Once an employer permits an inspection pursuant to a warrant, the employer must exhaust the remedies administratively available in Commission proceedings.  Robert K. Bell Enterprises, Inc. v. Donovan, 710 F.2d 673 (10th Cir. 1983); Donovan v. Sarasota Concrete Co., 693 F.2d 1061 (11th Cir. 1982); Baldwin Metals Co. v. Donovan, 642 F.2d 768 (5th Cir. 1981); Establishment Inspection of J.R. Simplot Co., 640 F.2d 1134 (9th Cir. 1981); In the Matter of the Inspection of Central Mine Equipment Co., 608 F.2d 719 (8th Cir. 1979); Babcock & Wilcox Co. v. Marshall, 610 F.2d 1128 (3rd Cir. 1979).  See also In re Worksite Inspection of Quality Products, Inc., 592 F.2d 611 (1st Cir. 1979)(to the extent that there is adequate remedy in the administrative proceedings, there must be exhaustion).  But see Donovan v. Federal Casting Division, Chromalloy American Corp v. Donovan, 684 F.2d 504 (7th Cir. 1982) (administrative remedies do not have to be exhausted prior to judicial review).  The Commission and Commission judges do not have authority to review the decision of the magistrate to issue the warrant.  Babcock & Wilcox Co. v. Marshall, supra.   See also Baldwin Metals Co. v. Donovan, supra.   The function of the Commission and the Commission judges is to hear employers' challenges to the Secretary's evidence in support of citations and, consistent with this authority, the Commission can consider an employer's claim that evidence should be suppressed because of an invalid inspection.  See section 10(c) of the Act, 29 U.S.C. 659(c); Babcock & Wilcox Co. v. Marshall, supraSee also Establishment Inspection of the Metal Bank of America, Inc., 700 F.2d 910 (3d Cir. 1983); Baldwin Metals Co. v. Donovan, supra.

The Supreme Court has emphasized that suppression of evidence is a judicially created measure to protect Fourth Amendment rights by deterring future misconduct by law enforcement officers.  United States v. Calandra, 414 U.S. 333, 348 (1974), cited in United States v. Leon, 104 S.Ct. 3405, 3412 (1984).  Critical to the resolution of the suppression issue in this case is whether suppression can reasonably be expected to deter future misconduct in OSHA-related searches.  In United States v. Leon, supra, the Supreme Court stated that suppression can be expected to have little, if any, deterrent effect on judges or magistrates, issuing warrants.   Moreover, the Commission has no authority to supervise the actions of judges or magistrates.  The Commission should not suppress evidence, therefore, where the only deterrent effect would bear on the judge or magistrate issuing the warrant.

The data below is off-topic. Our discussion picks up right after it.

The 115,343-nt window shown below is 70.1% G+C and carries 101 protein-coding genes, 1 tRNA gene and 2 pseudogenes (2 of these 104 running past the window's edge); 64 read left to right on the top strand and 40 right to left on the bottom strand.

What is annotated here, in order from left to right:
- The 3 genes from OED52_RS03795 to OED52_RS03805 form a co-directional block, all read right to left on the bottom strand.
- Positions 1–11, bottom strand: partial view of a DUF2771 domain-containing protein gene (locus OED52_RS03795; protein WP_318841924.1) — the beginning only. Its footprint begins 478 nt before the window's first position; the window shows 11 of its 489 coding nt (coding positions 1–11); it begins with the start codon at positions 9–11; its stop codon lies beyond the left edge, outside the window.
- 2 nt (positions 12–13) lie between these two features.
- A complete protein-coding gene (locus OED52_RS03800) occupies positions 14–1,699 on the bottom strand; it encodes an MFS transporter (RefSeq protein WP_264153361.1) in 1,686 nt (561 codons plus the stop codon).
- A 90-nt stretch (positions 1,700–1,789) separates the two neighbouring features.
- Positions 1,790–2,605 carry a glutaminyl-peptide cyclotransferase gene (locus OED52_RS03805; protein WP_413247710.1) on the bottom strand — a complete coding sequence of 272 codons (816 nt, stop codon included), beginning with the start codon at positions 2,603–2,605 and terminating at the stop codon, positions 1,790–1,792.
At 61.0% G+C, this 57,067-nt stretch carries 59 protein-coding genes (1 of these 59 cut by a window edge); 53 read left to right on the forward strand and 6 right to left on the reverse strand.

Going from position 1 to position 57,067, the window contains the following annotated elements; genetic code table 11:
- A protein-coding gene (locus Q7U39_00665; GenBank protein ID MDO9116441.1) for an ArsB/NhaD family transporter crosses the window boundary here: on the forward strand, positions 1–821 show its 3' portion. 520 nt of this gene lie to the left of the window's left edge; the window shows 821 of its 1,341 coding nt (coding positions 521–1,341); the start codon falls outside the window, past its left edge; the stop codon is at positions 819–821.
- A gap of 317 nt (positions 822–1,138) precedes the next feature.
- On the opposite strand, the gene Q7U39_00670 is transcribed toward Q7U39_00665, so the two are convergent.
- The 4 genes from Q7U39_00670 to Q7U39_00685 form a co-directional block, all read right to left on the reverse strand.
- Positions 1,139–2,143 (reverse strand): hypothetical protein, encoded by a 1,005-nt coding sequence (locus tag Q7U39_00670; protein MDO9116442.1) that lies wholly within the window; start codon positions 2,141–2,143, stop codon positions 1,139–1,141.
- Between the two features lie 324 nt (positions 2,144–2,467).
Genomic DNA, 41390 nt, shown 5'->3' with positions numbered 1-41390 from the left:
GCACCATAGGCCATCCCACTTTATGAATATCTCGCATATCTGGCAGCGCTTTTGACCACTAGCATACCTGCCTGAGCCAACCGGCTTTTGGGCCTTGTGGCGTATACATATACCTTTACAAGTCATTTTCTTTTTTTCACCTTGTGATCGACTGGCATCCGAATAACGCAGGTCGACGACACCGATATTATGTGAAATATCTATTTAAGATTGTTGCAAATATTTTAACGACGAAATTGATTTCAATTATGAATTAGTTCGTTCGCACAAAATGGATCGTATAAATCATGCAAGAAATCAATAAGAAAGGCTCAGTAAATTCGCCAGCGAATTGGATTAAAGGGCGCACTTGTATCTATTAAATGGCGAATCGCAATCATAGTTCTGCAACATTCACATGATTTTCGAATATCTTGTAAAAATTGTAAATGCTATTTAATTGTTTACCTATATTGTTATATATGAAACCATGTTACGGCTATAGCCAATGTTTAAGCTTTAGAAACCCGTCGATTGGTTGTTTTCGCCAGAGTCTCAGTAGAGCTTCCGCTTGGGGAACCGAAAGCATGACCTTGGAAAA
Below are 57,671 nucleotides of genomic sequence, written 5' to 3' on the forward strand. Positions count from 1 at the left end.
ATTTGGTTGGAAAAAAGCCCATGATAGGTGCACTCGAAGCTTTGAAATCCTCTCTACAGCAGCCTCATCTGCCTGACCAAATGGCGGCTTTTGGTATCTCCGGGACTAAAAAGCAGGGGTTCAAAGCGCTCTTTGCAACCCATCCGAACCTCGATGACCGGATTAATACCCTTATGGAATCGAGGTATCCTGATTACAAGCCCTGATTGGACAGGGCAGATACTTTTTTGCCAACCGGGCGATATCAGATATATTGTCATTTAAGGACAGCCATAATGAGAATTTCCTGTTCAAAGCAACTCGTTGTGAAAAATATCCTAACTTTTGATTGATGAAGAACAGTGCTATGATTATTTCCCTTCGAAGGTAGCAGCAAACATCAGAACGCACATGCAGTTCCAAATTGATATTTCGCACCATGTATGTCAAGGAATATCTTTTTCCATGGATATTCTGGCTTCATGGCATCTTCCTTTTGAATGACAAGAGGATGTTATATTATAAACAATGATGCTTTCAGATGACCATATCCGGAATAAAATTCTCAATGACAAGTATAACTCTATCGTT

In this case, Beauty Craft's arguments for suppression of the evidence relate to the magistrate's decision to issue the warrant, not to the conduct of the compliance officers in making the inspection pursuant to the warrant.  Beauty Craft's arguments about probable cause and overbreadth are clearly in the former category, not the latter.   As to Beauty Craft's objection to the ex parte nature of the warrant proceeding, the Commission has held that the Secretary was authorized to seek warrants ex parte at the time the warrant issued.  Roberts Consolidated Industries, Inc., 82 OSAHRC 38/A2, 10 BNA OSHC 1761, 1982 CCH OSHD 26,135 (No. 80-2423, 1982).  The U.S. Court of Appeals for the Tenth Circuit, the circuit in which Beauty Craft's plant is located, has reached the same conclusion.  Marshall v. W & W Steel Co., 604 F.2d 1322, 1325-26 (10th Cir. 1979).  Accordingly, the ex parte proceeding to obtain the warrant in this case was not an instance of OSHA misconduct.   In short, suppression of the evidence in this case would not serve any purpose, considering that OSHA duly obtained a warrant from a magistrate after making an extensive investigation and after having submitted to the magistrate an affidavit relating to cause for and the scope of the inspection.